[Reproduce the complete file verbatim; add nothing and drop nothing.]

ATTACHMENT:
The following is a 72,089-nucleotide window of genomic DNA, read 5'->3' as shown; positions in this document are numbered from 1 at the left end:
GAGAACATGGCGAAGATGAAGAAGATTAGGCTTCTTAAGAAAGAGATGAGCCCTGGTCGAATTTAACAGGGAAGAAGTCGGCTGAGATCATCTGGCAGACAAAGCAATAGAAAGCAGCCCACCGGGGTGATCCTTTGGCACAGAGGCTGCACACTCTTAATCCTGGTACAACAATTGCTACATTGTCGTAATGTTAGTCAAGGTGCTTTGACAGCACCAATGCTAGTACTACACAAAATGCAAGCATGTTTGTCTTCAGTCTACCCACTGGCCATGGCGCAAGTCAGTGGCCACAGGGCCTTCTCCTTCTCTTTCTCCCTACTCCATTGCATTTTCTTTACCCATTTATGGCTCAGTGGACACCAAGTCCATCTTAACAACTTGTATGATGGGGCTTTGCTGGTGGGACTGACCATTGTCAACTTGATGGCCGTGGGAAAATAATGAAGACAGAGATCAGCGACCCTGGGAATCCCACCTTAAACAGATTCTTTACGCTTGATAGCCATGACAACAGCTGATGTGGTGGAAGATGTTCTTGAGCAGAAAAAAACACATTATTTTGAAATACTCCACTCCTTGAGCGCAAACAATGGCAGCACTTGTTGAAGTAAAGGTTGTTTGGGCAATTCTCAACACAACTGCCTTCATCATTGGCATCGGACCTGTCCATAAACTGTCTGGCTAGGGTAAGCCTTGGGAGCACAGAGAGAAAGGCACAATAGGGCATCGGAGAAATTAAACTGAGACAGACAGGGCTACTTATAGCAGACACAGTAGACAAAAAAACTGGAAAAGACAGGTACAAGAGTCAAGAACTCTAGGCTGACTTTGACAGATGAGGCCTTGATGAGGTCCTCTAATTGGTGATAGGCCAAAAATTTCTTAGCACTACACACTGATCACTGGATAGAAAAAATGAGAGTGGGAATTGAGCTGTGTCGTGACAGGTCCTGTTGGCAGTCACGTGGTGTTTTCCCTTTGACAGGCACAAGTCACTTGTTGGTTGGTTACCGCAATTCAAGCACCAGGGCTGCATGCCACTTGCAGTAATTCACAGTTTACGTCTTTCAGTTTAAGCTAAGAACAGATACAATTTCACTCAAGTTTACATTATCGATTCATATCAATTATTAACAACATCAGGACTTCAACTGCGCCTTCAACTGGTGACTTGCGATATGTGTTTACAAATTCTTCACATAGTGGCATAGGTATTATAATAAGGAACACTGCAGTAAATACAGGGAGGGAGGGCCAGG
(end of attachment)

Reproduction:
The following is a 72,089-nucleotide window of genomic DNA, read 5'->3' as shown; positions in this document are numbered from 1 at the left end:
GAGAACATGGCGAAGATGAAGAAGATTAGGCTTCTTAAGAAAGAGATGAGCCCTGGTCGAATTTAACAGGGAAGAAGTCGGCTGAGATCATCTGGCAGACAAAGCAATAGAAAGCAGCCCACCGGGGTGATCCTTTGGCACAGAGGCTGCACACTCTTAATCCTGGTACAACAATTGCTACATTGTCGTAATGTTAGTCAAGGTGCTTTGACAGCACCAATGCTAGTACTACACAAAATGCAAGCATGTTTGTCTTCAGTCTACCCACTGGCCATGGCGCAAGTCAGTGGCCACAGGGCCTTCTCCTTCTCTTTCTCCCTACTCCATTGCATTTTCTTTACCCATTTATGGCTCAGTGGACACCAAGTCCATCTTAACAACTTGTATGATGGGGCTTTGCTGGTGGGACTGACCATTGTCAACTTGATGGCCGTGGGAAAATAATGAAGACAGAGATCAGCGACCCTGGGAATCCCACCTTAAACAGATTCTTTACGCTTGATAGCCATGACAACAGCTGATGTGGTGGAAGATGTTCTTGAGCAGAAAAAAACACATTATTTTGAAATACTCCACTCCTTGAGCGCAAACAATGGCAGCACTTGTTGAAGTAAAGGTTGTTTGGGCAATTCTCAACACAACTGCCTTCATCATTGGCATCGGACCTGTCCATAAACTGTCTGGCTAGGGTAAGCCTTGGGAGCACAGAGAGAAAGGCACAATAGGGCATCGGAGAAATTAAACTGAGACAGACAGGGCTACTTATAGCAGACACAGTAGACAAAAAAACTGGAAAAGACAGGTACAAGAGTCAAGAACTCTAGGCTGACTTTGACAGATGAGGCCTTGATGAGGTCCTCTAATTGGTGATAGGCCAAAAATTTCTTAGCACTACACACTGATCACTGGATAGAAAAAATGAGAGTGGGAATTGAGCTGTGTCGTGACAGGTCCTGTTGGCAGTCACGTGGTGTTTTCCCTTTGACAGGCACAAGTCACTTGTTGGTTGGTTACCGCAATTCAAGCACCAGGGCTGCATGCCACTTGCAGTAATTCACAGTTTACGTCTTTCAGTTTAAGCTAAGAACAGATACAATTTCACTCAAGTTTACATTATCGATTCATATCAATTATTAACAACATCAGGACTTCAACTGCGCCTTCAACTGGTGACTTGCGATATGTGTTTACAAATTCTTCACATAGTGGCATAGGTATTATAATAAGGAACACTGCAGTAAATACAGGGAGGGAGGGCCAGG